Harrowing tales by Gauteng women who were suffering from listeriosis – of miscarriages, stillbirths and the loss of young infants – form part of the evidence to be presented in the impending class-action suit against Enterprise Foods, owned by Tiger Brands.
Richard Spoor Inc. Attorneys filed the class-action suit in the High Court in Johannesburg last month, seeking compensation for the damage caused by contaminated Enterprise products on behalf of victims of the deadly outbreak.
HuffPost is in possession of the court documents containing affidavits of the pain and suffering the applicants had to endure after they were diagnosed with the disease.
Many were pregnant women who lost their unborn babies because of the outbreak.
One complainant described how she suffered a miscarriage while 16 weeks pregnant.
"My husband and I have one child; we were excited about bringing a second child into the world," she said.
She and her spouse bought Enterprise ready-to-eat products in bulk from the company's Germiston factory. After suffering from cramps and exhaustion, she finally went to hospital – where she was admitted, and doctors told her she had contracted listeriosis.
She started experiencing even more pain and felt pressure on her bladder – which she assumed was because she had urinated on herself. As she stood up to go to the bathroom, it felt as though the baby was falling out of her.
"I started screaming and crying, because I was very confused and scared," she said.
The baby "rolled out" of her, underneath the adjacent bed. The patient in that bed then pressed the panic button to get assistance.
The grieving mother is still traumatised.
"My husband and I have not been assessed by a professional for any psychological effect of losing our child in the manner that we did. I still get very scared every time I think about how the miscarriage happened."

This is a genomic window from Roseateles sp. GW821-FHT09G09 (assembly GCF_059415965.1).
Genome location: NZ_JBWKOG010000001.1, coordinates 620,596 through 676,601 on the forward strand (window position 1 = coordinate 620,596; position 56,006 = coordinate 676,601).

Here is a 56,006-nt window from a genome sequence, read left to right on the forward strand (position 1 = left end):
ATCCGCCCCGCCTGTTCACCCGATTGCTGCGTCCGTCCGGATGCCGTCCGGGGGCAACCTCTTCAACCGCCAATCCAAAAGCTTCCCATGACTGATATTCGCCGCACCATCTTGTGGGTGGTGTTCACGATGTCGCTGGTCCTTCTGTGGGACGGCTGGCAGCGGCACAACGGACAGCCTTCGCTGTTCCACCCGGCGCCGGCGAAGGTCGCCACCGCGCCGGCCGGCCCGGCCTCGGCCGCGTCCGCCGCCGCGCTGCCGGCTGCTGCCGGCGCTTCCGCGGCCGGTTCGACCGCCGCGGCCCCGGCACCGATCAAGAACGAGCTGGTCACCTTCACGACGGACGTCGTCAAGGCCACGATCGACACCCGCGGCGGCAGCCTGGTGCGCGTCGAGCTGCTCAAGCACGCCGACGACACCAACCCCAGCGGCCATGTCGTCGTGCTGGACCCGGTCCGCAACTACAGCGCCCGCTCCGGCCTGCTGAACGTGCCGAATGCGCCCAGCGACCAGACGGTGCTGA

"During this period I stood largely on the sidelines in utter horror, as the fate of my wife and unborn children hung in the balance. I felt helpless as a qualified medical practitioner."
Another women says she gave birth to a healthy child last year, but soon that changed.
"She [the child] had a fever and diarrhoea followed by violent convulsions," the mother of three stated in her affidavit. The child was eventually diagnosed with listeriosis.
The child has since been in and out of hospital, and medical bills now stand at R100,000.
"My daughter's illness has been very traumatic and distressing for me – it has been terrible seeing her so sick, and we are very concerned for her health and her future," she said.
She wants to resign from her job in order to look after her daughter, but she cannot afford to.
Another complainant, also diagnosed with the deadly disease, says she has been experiencing panic attacks since the loss of her baby.
It was her first pregnancy, and she was 23 weeks along when she realised there was no movement in her womb. She started experiencing pain and went to the hospital – where she found that the baby's heart rate had dropped.
She went into labour, but once she gave birth, the child did not cry.
The severely premature newborn was rushed to the intensive care unit (ICU), but she and her partner later decided to take the baby off life support, and it passed away.
A man staying in KwaZulu- Natal recounts how his wife experienced complications 27 weeks into her pregnancy.
The couple had been trying to have children for a long time, and eventually used assisted reproductive technology, which resulted in his wife falling pregnant on the fifth attempt with medical assistance.
"We were delighted by the news that we were expecting twins," he said.
His wife craved chicken polony regularly, which she consumed in large quantities.
She contracted listeriosis and when she gave birth to her twins, one was a stillborn.
"During this period I stood largely on the sidelines in utter horror, as the fate of my wife and unborn children hung in the balance. I felt helpless as a qualified medical practitioner," the man said.
The surviving child is in continuous ICU treatment and might have permanent disabilities, including blindness, deafness and cognitive disabilities.
Richard Spoor Inc. Attorneys said the first court hearing date might be set in the next three months, to allow time for Tiger Brands to respond and prepare their answering documents.
The South Africa listeriosis outbreak, caused by food contaminated with the bacteria listeria, has killed 189 people, latest reports indicate. It is the largest listeriosis outbreak ever recorded globally, according to the World Health Organisation.
The first recorded case of listeria was reported last year, and the disease has since affected hundreds of South Africans. At least 982 cases have been confirmed.